Nationwide data show how transportation costs hurt families, better planning can help
Posted February 28, 2012
The Chicago-based Center for Neighborhood Technology maintains a massive, geocoded database of location-specific information on average housing costs, driving rates, transportation costs, and transportation-related greenhouse gas emissions. The online, interactive Housing + Transportation Affordability Index, as it is called, is both highly useful in allowing comparisons of typical household costs in different locations and highly revealing as it illuminates the benefits of close-in, walkable neighborhoods in bringing those costs down. And, as of today, the Index has become even more sophisticated and robust.
When CNT expanded the extensively mapped database in 2010 from 55 to 337 metro areas across the country, I called the accompanying report the “most important analysis of land use you’ll see all year.” It demonstrated that houses in sprawling subdivisions can effectively be more expensive than they seem, because for the average household they require so much driving to accomplish daily tasks that high transportation costs can wipe out the perceived savings from what may seem to be a bargain home purchase price.
How the Index works
CNT has now expanded the Index to some 900 metropolitan and “micropolitan” areas covering 89 percent of the American population. (Under the US Census, metropolitan areas have populations exceeding 50,000 people; micropolitan areas have populations between 10,000 and 50,000.) The aggregate data show that 72 percent of communities covered in the system have combined housing and transportation costs that under standard formulas would be considered unaffordable for typical families, when median regional household income is compared to average housing and transportation costs. Locations become more affordable, however, in neighborhoods with close access to amenities, jobs, and transit.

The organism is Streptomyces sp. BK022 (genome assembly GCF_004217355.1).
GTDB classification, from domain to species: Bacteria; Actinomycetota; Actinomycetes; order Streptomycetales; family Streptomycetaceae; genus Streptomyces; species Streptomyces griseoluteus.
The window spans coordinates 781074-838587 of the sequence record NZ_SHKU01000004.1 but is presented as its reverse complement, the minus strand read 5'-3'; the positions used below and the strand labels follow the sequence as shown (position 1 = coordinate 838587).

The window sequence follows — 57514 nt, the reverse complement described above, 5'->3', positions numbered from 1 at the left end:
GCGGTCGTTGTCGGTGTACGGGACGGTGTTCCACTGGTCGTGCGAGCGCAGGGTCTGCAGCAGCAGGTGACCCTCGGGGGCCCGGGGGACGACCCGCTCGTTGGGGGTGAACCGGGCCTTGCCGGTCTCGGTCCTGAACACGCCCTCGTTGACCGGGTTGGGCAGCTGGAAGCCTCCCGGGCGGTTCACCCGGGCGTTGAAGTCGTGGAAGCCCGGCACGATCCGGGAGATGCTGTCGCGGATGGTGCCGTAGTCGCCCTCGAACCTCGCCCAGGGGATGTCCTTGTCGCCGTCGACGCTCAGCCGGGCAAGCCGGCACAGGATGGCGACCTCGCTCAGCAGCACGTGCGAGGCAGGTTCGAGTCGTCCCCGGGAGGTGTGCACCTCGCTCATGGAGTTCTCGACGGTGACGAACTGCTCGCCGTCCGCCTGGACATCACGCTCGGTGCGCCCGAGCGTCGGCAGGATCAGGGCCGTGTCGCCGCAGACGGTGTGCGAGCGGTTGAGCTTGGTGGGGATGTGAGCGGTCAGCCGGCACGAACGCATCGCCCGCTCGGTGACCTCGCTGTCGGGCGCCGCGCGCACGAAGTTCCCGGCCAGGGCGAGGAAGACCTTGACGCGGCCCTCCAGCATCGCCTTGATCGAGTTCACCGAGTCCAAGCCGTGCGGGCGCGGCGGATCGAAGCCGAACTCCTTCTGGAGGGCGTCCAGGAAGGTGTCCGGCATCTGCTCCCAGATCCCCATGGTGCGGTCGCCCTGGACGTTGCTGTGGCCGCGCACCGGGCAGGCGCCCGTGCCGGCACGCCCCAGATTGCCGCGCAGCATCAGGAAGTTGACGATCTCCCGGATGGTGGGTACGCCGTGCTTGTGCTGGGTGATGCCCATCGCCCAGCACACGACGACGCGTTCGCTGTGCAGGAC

To illustrate, I used the database’s interactive maps to navigate randomly to the Rapid City, South Dakota area, where the median household income is $45,318 per year and median household size is 2.43 people. I used the map to look at a location on the south side of town and learned that an average home on the block I selected costs 26 percent of median household income, an amount under the 30 percent threshold generally considered affordable. But, given average driving rates for the location, the costs of housing and transportation considered together amount to 56 percent of median income, imposing a significant burden on the typical family. I also learned that the average household in the vicinity generates over 8.6 tons per year of greenhouse gas emissions from transportation.
By comparison, I found residential neighborhoods closer to downtown where housing-only costs were still in the affordable range but where superior accessibility (proximity to jobs and other typical travel destinations) brought the costs of transportation down to an affordable level as well. Average greenhouse gas emissions per household in the most accessible neighborhoods were between 5.1 and 6.5 tons per year, a significant reduction from those of the first location. (Research shows that, among land use factors, proximity to typical destinations is the single most important determinant of how much people drive.)
(For a detailed, real-world comparison of CNT transportation and affordability data for four specific locations scattered across the Washington, DC metro region, go here.)
Implications and uses
Analyzing its current data in aggregate, CNT found that, between 2000 and 2009, US transportation and housing costs increased at nearly twice the rate of incomes. If you’re feeling squeezed, no wonder. But the good news, the organization reports, is that people living in “location efficient” neighborhoods—those with good access to transit, jobs, and amenities—experienced only half the increase in transportation costs ($1,400/year) of those living in car-dependent places ($3,900/year).